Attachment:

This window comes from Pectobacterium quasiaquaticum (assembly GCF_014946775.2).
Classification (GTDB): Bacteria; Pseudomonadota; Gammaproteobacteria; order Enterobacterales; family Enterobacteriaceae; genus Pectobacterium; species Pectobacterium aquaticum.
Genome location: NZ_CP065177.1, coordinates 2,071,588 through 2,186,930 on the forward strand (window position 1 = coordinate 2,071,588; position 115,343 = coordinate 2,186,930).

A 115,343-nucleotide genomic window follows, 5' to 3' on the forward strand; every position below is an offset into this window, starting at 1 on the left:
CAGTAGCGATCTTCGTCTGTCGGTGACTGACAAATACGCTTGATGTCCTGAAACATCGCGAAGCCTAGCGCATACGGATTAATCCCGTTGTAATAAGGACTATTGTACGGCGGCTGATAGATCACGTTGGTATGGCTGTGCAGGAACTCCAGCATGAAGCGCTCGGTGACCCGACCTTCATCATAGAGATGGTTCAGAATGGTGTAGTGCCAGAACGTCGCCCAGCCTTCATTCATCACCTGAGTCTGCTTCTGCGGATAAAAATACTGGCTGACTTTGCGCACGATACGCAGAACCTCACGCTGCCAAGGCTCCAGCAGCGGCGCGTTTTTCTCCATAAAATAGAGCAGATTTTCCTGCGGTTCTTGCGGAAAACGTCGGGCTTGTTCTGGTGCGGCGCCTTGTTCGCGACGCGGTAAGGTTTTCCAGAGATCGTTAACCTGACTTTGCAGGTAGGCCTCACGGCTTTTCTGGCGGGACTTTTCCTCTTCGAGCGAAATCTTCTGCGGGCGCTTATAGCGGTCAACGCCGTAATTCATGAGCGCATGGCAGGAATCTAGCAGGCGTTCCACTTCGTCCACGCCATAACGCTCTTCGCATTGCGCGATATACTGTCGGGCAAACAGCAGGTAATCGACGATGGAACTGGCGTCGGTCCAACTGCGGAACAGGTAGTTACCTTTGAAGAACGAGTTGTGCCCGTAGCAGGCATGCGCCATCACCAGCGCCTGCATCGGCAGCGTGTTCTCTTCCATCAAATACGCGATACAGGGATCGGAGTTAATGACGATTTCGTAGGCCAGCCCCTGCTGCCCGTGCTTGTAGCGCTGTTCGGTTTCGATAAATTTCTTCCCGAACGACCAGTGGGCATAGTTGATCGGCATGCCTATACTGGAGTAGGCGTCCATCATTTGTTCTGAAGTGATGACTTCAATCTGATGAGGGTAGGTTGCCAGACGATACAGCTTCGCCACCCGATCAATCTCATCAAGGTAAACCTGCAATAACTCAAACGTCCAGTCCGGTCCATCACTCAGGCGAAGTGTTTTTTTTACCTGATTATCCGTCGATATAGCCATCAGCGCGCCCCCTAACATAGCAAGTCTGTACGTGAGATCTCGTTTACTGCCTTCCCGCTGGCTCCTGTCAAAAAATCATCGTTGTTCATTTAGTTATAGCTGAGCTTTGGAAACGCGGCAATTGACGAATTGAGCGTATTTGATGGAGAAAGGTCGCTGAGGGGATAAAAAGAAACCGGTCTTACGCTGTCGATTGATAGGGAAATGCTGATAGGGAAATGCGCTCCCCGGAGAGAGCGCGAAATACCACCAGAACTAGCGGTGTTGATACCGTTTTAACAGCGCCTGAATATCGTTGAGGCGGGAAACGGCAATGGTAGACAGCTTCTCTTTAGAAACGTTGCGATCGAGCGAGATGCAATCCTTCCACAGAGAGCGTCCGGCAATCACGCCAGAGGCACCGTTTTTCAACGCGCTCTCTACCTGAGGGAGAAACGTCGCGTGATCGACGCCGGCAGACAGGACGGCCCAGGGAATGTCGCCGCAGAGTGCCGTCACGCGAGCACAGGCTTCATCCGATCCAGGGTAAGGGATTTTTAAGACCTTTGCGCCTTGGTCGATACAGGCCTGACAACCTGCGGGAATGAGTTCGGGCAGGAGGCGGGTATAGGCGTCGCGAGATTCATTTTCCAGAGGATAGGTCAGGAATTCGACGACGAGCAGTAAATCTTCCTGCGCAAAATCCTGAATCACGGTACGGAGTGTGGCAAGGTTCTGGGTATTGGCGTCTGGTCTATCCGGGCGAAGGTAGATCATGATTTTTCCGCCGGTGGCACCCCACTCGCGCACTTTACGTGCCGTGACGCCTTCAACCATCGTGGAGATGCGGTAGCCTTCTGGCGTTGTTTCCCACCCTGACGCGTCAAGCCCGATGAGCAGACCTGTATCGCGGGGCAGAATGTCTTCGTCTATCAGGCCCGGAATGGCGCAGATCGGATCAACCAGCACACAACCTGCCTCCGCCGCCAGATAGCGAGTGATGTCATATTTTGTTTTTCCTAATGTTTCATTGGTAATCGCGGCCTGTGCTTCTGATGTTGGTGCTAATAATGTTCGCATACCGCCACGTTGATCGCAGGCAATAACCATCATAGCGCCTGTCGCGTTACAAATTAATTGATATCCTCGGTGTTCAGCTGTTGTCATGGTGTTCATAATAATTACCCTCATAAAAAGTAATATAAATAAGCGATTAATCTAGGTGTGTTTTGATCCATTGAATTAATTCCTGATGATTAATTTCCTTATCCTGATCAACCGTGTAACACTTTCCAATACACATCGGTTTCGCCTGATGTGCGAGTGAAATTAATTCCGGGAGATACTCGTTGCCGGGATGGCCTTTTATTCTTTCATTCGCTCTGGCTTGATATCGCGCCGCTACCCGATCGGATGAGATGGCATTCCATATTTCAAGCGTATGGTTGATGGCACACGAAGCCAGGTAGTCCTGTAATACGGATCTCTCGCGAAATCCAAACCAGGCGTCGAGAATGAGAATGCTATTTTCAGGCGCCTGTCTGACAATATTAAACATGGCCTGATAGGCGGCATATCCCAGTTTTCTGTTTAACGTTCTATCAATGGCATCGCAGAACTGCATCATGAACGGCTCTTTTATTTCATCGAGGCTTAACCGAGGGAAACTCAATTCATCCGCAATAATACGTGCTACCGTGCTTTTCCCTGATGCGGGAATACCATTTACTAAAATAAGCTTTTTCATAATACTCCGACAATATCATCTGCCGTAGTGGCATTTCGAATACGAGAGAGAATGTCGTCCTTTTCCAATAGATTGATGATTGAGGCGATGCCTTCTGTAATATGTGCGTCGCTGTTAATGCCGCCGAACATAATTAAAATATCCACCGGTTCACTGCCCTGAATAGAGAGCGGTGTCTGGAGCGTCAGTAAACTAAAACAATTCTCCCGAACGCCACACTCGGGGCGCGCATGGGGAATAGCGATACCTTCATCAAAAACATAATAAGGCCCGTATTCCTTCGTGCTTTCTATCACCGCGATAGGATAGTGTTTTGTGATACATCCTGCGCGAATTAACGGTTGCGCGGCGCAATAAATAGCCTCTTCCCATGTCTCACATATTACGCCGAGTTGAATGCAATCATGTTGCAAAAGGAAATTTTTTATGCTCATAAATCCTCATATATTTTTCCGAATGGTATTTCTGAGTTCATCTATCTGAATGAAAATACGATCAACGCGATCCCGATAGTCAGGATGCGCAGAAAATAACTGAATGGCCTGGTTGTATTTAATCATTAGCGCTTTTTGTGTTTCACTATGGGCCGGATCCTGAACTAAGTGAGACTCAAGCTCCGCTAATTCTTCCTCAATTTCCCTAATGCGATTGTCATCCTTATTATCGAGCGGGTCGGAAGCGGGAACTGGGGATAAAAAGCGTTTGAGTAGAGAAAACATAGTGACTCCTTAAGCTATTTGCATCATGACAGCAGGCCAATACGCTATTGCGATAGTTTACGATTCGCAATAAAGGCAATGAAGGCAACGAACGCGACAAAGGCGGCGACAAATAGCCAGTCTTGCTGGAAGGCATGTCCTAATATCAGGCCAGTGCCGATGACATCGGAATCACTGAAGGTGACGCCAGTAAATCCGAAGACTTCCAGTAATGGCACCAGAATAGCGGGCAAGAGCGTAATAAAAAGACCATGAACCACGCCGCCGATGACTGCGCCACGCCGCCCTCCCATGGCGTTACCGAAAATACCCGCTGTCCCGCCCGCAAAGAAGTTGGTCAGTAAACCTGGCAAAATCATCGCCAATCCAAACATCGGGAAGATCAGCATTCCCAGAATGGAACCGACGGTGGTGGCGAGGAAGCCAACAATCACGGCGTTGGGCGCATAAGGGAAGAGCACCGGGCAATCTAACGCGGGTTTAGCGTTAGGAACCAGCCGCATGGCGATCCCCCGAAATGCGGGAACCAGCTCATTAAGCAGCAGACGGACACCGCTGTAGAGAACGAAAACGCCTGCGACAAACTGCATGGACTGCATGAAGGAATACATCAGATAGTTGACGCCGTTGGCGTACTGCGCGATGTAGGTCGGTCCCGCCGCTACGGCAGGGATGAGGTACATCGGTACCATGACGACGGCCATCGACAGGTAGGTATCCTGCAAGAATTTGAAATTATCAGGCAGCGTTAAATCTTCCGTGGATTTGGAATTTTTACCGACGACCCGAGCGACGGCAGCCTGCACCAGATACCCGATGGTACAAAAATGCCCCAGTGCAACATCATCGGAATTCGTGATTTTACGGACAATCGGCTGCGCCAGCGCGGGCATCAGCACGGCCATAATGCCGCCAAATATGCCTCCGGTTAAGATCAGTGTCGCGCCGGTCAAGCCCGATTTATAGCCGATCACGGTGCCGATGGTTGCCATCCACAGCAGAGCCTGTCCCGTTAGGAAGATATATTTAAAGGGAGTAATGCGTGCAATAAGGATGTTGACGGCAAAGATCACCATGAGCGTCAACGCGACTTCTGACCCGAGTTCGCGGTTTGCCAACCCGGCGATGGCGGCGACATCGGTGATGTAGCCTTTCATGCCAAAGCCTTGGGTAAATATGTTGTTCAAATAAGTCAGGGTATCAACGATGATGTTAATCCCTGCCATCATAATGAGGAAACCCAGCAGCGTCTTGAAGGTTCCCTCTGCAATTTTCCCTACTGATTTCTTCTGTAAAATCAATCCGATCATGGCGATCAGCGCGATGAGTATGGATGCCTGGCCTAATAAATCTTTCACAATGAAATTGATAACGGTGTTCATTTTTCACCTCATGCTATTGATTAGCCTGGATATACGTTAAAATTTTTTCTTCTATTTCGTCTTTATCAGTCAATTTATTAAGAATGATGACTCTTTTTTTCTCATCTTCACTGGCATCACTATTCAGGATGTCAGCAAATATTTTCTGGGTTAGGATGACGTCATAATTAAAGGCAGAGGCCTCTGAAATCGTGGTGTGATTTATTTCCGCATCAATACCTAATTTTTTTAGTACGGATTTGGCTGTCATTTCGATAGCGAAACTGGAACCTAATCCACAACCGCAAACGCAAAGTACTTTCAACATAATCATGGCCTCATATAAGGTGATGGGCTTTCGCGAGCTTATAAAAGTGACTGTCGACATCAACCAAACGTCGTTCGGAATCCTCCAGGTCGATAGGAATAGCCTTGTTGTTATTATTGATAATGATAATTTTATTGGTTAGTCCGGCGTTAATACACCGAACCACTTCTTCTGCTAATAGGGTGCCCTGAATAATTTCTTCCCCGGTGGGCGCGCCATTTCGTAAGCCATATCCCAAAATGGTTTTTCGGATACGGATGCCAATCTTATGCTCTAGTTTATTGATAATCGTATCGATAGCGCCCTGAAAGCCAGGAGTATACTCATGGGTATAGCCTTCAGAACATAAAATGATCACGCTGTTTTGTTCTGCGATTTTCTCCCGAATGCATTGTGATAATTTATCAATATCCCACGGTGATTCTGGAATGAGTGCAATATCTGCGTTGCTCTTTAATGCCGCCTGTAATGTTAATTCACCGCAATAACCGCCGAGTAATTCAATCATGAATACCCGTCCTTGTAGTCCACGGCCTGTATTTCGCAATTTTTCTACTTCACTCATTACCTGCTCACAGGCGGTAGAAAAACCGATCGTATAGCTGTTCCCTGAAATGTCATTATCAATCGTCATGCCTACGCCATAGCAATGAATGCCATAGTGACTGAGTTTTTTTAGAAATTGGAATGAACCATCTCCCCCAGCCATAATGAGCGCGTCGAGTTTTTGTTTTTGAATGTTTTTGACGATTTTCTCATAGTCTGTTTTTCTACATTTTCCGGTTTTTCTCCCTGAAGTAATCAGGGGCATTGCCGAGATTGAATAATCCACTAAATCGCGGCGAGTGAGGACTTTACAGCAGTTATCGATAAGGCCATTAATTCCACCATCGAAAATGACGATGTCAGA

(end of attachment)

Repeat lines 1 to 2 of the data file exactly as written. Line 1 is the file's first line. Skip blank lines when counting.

This window comes from Pectobacterium quasiaquaticum (assembly GCF_014946775.2).
Classification (GTDB): Bacteria; Pseudomonadota; Gammaproteobacteria; order Enterobacterales; family Enterobacteriaceae; genus Pectobacterium; species Pectobacterium aquaticum.